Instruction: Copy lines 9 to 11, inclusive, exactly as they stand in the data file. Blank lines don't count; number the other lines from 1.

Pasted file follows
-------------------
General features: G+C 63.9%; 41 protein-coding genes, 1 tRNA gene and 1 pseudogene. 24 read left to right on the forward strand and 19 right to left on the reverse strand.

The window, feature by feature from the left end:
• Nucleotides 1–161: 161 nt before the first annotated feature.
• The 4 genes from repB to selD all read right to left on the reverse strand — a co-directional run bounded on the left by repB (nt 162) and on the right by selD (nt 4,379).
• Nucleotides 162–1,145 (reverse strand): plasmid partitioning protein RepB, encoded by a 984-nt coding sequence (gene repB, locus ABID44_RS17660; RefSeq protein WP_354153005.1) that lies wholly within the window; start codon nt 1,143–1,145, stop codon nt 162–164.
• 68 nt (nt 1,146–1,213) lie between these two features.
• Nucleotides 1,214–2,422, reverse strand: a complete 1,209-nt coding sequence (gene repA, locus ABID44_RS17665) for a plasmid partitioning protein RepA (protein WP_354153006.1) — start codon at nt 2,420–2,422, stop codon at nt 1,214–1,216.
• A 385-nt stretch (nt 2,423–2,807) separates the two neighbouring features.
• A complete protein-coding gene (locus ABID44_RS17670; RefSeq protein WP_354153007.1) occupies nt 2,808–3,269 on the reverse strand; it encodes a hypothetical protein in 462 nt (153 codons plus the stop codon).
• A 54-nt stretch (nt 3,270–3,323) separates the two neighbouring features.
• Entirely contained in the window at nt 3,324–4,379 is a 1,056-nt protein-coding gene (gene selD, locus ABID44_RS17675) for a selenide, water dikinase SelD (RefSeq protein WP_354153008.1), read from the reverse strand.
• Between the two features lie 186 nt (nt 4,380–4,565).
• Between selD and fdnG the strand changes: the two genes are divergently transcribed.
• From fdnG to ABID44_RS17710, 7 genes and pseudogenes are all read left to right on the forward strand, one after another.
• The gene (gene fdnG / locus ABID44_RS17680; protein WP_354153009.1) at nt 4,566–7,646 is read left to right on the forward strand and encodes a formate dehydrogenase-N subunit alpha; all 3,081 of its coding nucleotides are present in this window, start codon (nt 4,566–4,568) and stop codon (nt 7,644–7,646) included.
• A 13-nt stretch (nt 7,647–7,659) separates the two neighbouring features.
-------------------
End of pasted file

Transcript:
• A complete protein-coding gene (locus ABID44_RS17670; RefSeq protein WP_354153007.1) occupies nt 2,808–3,269 on the reverse strand; it encodes a hypothetical protein in 462 nt (153 codons plus the stop codon).
• A 54-nt stretch (nt 3,270–3,323) separates the two neighbouring features.
• Entirely contained in the window at nt 3,324–4,379 is a 1,056-nt protein-coding gene (gene selD, locus ABID44_RS17675) for a selenide, water dikinase SelD (RefSeq protein WP_354153008.1), read from the reverse strand.